by Joseph Nangle, OFM
Pax Christi USA Ambassador of Peace
Beginning on July 2nd this column has taken up parts of Pope Francis’s extensive Laudato Si’ Action Platform, announced on the 5th anniversary of that historical encyclical. The Holy Father’s vision for this lengthy “praxis” calls attention to The Cry of the Earth, The Cry of the Poor, Ecological Economics, Adoption of Simple Life Styles, Ecological Education, Ecological Spirituality and Emphasis on Community Involvement and Participatory Action.
The Cry of the Poor seemed an appropriate starting place for us in taking up this plan. It has been the constant theme, one could say the overriding theme, of the Francis Papacy. He has returned again and again in myriad ways to this topic, generally under the rubric of the Church’s stated “Preferential Option for the Poor”. In this, the pope has followed the consistent message of Catholic Social Teaching over the past 119 years: that every human person has a God-given dignity and any threat to that dignity must be condemned and opposed.
[Note: Stating that “every person has a God-given dignity” in no way mitigates the insistence that Black Lives Matter. Racism is one of the threats to human dignity explicitly condemned by Catholic Social Teaching.]
However faulty the Catholic Church has been at every level in living out the principle of a preferential option for the poor it stands as a pillar of our social teaching.
We conclude this first goal of Pope Francis’s plan with a quick recall of the three previous examples of the cries of the poor dealt with here in the last few weeks—and a mention of several others, which sound the same cries.
On July 2nd in addition to a quick introduction to the Laudato Si’ Platform, the column reflected on the actual condition of poor people in our world—making the point that they are not statistics but real people—children, women and men, our sisters and brothers beloved of God.
The following week it was the Cry of the Poor arising from the numberless refugees who roam the planet seeking a safe place to live and who are too often rejected by countries (like the United States) simply because of the color of their skin, their languages or cultures.
Last week it was the reality of so-called “street people,” the homeless, the beggars, who plead for help to survive in our American cities, who sound the Cry of the Poor.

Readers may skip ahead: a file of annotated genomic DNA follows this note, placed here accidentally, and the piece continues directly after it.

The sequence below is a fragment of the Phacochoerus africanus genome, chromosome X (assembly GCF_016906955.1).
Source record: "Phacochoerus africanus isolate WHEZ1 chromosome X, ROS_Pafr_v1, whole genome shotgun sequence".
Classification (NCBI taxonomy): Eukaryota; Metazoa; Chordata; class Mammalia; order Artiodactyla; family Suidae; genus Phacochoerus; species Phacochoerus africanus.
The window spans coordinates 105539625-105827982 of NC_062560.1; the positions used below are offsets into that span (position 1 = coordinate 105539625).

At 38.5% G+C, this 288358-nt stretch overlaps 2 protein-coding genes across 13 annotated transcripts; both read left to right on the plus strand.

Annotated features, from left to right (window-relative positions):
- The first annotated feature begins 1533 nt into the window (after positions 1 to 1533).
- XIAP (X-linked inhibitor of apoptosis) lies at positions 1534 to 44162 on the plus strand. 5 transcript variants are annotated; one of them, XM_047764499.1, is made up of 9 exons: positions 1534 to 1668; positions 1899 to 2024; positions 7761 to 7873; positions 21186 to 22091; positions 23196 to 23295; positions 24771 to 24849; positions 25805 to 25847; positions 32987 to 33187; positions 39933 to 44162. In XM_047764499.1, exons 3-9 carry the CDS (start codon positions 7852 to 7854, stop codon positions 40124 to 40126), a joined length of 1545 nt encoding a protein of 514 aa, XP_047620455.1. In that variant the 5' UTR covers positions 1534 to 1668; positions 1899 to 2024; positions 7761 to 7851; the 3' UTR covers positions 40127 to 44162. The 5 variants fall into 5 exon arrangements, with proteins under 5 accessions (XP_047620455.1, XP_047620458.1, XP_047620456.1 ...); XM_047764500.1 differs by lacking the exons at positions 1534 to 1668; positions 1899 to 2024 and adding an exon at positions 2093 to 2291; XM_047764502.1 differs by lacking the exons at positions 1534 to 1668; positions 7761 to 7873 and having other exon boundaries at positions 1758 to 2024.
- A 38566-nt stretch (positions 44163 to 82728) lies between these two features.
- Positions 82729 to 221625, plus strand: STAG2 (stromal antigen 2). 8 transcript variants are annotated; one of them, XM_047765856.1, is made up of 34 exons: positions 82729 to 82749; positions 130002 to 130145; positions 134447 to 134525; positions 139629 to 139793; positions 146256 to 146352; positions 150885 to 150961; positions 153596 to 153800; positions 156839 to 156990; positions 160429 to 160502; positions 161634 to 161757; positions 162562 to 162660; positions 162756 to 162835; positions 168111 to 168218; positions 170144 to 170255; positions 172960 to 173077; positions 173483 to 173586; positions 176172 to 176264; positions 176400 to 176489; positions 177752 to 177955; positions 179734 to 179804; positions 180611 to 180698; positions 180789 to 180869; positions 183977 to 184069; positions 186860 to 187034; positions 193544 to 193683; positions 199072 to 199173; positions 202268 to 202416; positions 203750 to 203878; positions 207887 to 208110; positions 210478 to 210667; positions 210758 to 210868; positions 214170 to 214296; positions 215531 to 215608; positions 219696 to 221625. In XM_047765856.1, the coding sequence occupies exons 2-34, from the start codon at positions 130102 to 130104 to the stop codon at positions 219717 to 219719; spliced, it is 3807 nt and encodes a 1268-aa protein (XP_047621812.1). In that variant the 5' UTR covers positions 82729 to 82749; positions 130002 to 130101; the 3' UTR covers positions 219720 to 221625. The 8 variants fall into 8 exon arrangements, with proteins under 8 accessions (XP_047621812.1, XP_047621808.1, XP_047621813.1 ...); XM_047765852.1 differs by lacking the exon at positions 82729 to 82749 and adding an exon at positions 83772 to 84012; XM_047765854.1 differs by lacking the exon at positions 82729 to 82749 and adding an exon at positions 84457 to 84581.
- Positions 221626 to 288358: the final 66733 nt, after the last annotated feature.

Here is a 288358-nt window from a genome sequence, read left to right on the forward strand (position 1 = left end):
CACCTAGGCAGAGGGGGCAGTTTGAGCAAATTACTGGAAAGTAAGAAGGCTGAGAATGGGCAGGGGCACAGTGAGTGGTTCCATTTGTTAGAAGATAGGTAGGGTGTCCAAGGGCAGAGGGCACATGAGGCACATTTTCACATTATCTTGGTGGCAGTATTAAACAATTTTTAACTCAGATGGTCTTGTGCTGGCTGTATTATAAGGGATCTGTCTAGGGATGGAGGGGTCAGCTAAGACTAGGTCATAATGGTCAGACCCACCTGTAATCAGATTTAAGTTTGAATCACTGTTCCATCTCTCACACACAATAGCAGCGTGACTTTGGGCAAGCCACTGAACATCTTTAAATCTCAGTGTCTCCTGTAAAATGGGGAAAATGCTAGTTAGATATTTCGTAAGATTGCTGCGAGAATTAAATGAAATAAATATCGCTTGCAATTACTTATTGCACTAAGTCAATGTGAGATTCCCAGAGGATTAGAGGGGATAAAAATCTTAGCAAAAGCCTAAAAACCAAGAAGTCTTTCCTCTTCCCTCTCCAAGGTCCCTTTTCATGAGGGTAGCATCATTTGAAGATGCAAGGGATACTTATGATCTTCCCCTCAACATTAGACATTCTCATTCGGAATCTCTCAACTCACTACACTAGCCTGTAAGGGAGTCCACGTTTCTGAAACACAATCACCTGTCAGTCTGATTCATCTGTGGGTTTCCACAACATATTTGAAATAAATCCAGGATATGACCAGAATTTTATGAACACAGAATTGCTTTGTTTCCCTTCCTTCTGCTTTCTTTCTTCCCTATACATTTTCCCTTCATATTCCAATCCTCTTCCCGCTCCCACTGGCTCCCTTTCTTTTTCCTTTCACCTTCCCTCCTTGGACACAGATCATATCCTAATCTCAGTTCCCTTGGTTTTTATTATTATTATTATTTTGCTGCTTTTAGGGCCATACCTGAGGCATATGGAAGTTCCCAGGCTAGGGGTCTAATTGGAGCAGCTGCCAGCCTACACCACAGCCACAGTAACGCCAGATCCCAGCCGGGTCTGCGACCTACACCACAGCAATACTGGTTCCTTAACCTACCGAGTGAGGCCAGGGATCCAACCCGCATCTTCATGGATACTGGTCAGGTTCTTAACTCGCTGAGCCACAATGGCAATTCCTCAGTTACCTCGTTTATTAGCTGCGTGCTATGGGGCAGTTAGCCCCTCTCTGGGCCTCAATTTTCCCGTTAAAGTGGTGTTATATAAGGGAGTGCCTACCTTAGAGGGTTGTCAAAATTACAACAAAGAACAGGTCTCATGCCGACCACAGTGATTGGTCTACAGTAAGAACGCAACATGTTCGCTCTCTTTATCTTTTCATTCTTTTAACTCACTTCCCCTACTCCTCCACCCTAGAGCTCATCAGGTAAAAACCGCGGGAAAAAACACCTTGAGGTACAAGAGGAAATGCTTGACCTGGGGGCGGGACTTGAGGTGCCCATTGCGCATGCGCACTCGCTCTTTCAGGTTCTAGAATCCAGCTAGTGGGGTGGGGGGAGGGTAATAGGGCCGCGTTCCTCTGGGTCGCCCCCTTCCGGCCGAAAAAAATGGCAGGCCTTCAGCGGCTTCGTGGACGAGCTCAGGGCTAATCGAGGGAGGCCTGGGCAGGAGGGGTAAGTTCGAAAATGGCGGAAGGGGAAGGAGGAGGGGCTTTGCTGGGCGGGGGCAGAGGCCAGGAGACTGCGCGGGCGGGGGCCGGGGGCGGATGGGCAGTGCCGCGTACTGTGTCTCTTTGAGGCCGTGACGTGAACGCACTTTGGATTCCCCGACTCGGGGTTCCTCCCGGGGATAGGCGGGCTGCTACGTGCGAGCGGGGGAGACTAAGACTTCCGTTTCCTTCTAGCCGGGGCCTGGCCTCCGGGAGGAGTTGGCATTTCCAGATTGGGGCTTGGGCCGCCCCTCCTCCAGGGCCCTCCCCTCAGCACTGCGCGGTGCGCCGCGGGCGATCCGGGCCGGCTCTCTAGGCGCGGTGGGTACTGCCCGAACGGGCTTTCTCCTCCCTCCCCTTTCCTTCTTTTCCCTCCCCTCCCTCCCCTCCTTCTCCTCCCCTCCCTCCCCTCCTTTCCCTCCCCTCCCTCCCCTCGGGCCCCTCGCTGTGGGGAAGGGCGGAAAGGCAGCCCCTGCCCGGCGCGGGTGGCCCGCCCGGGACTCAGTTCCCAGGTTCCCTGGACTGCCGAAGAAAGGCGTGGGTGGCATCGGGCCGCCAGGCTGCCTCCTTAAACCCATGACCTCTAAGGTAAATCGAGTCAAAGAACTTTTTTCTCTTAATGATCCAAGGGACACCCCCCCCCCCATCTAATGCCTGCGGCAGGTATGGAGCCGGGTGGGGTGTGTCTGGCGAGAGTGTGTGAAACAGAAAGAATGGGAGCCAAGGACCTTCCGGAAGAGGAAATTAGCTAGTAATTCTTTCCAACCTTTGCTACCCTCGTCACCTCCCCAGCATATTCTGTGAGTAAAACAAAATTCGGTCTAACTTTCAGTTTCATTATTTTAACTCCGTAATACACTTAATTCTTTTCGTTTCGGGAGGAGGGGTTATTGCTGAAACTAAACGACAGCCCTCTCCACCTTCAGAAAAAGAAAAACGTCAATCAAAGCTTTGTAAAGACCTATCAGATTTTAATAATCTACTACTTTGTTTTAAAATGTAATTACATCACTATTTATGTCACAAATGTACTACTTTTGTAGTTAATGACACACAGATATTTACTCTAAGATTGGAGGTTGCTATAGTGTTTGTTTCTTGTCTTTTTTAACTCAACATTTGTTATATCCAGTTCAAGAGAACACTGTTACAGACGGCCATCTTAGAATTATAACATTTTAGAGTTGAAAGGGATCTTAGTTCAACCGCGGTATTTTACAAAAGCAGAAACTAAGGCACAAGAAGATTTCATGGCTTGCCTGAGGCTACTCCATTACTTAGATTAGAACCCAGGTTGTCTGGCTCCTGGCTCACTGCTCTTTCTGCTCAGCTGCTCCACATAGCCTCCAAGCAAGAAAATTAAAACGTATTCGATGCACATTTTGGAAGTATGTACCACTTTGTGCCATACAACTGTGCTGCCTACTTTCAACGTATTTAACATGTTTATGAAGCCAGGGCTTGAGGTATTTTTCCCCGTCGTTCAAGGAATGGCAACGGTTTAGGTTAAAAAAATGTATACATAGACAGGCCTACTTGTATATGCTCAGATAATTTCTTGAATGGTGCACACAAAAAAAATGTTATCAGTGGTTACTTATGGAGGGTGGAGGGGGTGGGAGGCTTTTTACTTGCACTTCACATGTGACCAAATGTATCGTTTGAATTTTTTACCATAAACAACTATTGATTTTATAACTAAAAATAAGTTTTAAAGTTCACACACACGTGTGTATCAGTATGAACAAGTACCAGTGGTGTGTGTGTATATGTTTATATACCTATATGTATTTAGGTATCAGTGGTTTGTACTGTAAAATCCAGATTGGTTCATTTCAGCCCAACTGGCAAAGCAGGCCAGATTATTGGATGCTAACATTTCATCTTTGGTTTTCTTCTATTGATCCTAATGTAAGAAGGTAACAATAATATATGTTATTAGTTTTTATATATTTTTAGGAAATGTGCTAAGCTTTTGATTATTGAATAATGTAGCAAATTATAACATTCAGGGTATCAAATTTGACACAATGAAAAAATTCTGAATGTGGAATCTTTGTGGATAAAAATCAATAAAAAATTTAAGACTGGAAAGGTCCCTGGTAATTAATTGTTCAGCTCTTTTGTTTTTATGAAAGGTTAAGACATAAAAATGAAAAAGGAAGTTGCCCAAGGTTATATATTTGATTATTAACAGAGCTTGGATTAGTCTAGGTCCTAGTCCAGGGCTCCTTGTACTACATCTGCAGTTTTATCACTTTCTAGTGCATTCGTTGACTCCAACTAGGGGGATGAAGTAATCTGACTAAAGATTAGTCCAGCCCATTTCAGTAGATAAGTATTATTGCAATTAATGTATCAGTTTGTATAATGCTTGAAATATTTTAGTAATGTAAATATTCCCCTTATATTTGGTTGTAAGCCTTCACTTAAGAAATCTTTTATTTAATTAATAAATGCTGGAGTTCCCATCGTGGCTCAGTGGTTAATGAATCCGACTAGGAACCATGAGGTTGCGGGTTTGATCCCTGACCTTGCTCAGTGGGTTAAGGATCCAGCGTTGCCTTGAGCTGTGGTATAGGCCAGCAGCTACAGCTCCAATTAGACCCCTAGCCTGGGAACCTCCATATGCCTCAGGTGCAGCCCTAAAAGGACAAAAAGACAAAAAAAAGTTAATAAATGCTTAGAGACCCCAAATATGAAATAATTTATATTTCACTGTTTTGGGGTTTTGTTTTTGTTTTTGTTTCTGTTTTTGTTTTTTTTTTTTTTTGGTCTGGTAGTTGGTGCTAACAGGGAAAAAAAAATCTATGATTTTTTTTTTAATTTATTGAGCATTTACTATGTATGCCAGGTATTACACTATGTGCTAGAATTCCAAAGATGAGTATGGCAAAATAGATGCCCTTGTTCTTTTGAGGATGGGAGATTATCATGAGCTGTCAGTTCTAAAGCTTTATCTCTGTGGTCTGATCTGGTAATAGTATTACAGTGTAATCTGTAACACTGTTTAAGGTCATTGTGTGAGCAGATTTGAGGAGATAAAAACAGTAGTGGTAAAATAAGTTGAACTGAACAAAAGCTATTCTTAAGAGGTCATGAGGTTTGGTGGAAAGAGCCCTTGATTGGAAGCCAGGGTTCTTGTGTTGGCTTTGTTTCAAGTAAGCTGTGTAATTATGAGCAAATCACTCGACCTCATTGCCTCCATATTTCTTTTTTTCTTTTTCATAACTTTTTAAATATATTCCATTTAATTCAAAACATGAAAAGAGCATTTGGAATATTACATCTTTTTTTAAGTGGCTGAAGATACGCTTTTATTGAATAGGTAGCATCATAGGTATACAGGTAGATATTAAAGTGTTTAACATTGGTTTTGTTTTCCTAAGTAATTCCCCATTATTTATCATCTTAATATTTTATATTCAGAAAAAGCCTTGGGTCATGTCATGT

Obviously, so many other groups of impoverished and oppressed sisters and brothers in this world also cry out, challenging us and moving our consciences. In what might be called Pope Francis’s inaugural message to the world, “The Joy of the Gospel,” written in the first year of his papacy, the pope names groups of poor people, some of whom represent “new poverties” peculiar to our times: the addicted, indigenous peoples, the elderly, migrants, victims of trafficking, often incarcerated in rings of prostitution, undocumented workers, the unborn – the list is long. Each of these situations lends itself to the kind of Laudato Si’ reflection being called for by Pope Francis.
By way of conclusion to this little series on the Cry of the Poor, the Pope assures us that he has no intention of laying guilt trips on us who are not poor. He always speaks as a pastor. However, he is strong and direct in calling us not to ignore these cries. His words best express this pastoral love and concern for the poor and for all of us who live in a world filled with such poverties, “If anyone feels offended by my words, I would respond that I speak to them with affection and with the best of intentions.”
In this Francis makes his own the words of St. Oscar Romero: “It is the poor who tell us what the world is… The reality of the poor serves as the lens by which Christians should ponder their role in the world.”
Joe Nangle OFM is a Pax Christi USA Ambassador of Peace. As a member of the Assisi Community in Washington, D.C., he is dedicated to simple living and social change. Joe also serves as the Pastoral Associate for the Latino community at Our Lady Queen of Peace, Arlington, Virginia.